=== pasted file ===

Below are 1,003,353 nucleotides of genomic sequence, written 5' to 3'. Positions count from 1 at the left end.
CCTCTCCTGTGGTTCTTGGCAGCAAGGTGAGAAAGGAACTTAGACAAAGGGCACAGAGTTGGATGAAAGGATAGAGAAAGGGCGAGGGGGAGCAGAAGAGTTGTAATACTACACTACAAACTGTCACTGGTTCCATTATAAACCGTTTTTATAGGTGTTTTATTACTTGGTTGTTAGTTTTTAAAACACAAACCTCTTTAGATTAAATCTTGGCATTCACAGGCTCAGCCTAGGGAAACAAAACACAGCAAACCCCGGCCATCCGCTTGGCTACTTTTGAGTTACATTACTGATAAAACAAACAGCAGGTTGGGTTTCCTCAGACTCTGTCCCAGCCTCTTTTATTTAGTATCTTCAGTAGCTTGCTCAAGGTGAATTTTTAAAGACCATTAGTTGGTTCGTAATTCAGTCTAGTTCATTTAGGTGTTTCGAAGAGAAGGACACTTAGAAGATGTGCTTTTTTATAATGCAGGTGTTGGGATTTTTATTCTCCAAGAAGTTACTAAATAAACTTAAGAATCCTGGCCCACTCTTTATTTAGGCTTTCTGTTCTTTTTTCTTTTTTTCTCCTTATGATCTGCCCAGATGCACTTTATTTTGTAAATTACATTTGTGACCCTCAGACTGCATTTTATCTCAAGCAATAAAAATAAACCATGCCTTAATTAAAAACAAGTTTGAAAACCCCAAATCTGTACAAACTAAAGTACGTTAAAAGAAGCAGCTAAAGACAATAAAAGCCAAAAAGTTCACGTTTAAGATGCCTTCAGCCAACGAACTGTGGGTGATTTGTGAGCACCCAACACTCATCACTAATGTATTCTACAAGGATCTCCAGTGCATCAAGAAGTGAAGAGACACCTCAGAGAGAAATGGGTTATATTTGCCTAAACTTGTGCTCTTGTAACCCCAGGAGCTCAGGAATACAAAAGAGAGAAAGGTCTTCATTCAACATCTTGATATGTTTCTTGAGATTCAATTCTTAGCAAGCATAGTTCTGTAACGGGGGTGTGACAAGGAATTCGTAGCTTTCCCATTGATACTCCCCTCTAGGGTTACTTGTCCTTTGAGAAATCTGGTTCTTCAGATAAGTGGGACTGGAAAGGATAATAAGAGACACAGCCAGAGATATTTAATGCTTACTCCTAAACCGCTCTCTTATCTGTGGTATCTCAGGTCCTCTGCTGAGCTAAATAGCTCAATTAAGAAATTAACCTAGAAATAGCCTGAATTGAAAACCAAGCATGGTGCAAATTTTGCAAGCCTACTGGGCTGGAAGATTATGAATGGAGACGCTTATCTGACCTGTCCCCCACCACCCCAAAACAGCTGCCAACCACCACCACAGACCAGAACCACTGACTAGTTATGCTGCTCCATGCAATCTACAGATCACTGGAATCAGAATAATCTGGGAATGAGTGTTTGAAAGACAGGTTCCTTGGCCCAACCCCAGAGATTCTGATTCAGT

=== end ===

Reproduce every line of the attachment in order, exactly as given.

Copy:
Below are 1,003,353 nucleotides of genomic sequence, written 5' to 3'. Positions count from 1 at the left end.
CCTCTCCTGTGGTTCTTGGCAGCAAGGTGAGAAAGGAACTTAGACAAAGGGCACAGAGTTGGATGAAAGGATAGAGAAAGGGCGAGGGGGAGCAGAAGAGTTGTAATACTACACTACAAACTGTCACTGGTTCCATTATAAACCGTTTTTATAGGTGTTTTATTACTTGGTTGTTAGTTTTTAAAACACAAACCTCTTTAGATTAAATCTTGGCATTCACAGGCTCAGCCTAGGGAAACAAAACACAGCAAACCCCGGCCATCCGCTTGGCTACTTTTGAGTTACATTACTGATAAAACAAACAGCAGGTTGGGTTTCCTCAGACTCTGTCCCAGCCTCTTTTATTTAGTATCTTCAGTAGCTTGCTCAAGGTGAATTTTTAAAGACCATTAGTTGGTTCGTAATTCAGTCTAGTTCATTTAGGTGTTTCGAAGAGAAGGACACTTAGAAGATGTGCTTTTTTATAATGCAGGTGTTGGGATTTTTATTCTCCAAGAAGTTACTAAATAAACTTAAGAATCCTGGCCCACTCTTTATTTAGGCTTTCTGTTCTTTTTTCTTTTTTTCTCCTTATGATCTGCCCAGATGCACTTTATTTTGTAAATTACATTTGTGACCCTCAGACTGCATTTTATCTCAAGCAATAAAAATAAACCATGCCTTAATTAAAAACAAGTTTGAAAACCCCAAATCTGTACAAACTAAAGTACGTTAAAAGAAGCAGCTAAAGACAATAAAAGCCAAAAAGTTCACGTTTAAGATGCCTTCAGCCAACGAACTGTGGGTGATTTGTGAGCACCCAACACTCATCACTAATGTATTCTACAAGGATCTCCAGTGCATCAAGAAGTGAAGAGACACCTCAGAGAGAAATGGGTTATATTTGCCTAAACTTGTGCTCTTGTAACCCCAGGAGCTCAGGAATACAAAAGAGAGAAAGGTCTTCATTCAACATCTTGATATGTTTCTTGAGATTCAATTCTTAGCAAGCATAGTTCTGTAACGGGGGTGTGACAAGGAATTCGTAGCTTTCCCATTGATACTCCCCTCTAGGGTTACTTGTCCTTTGAGAAATCTGGTTCTTCAGATAAGTGGGACTGGAAAGGATAATAAGAGACACAGCCAGAGATATTTAATGCTTACTCCTAAACCGCTCTCTTATCTGTGGTATCTCAGGTCCTCTGCTGAGCTAAATAGCTCAATTAAGAAATTAACCTAGAAATAGCCTGAATTGAAAACCAAGCATGGTGCAAATTTTGCAAGCCTACTGGGCTGGAAGATTATGAATGGAGACGCTTATCTGACCTGTCCCCCACCACCCCAAAACAGCTGCCAACCACCACCACAGACCAGAACCACTGACTAGTTATGCTGCTCCATGCAATCTACAGATCACTGGAATCAGAATAATCTGGGAATGAGTGTTTGAAAGACAGGTTCCTTGGCCCAACCCCAGAGATTCTGATTCAGT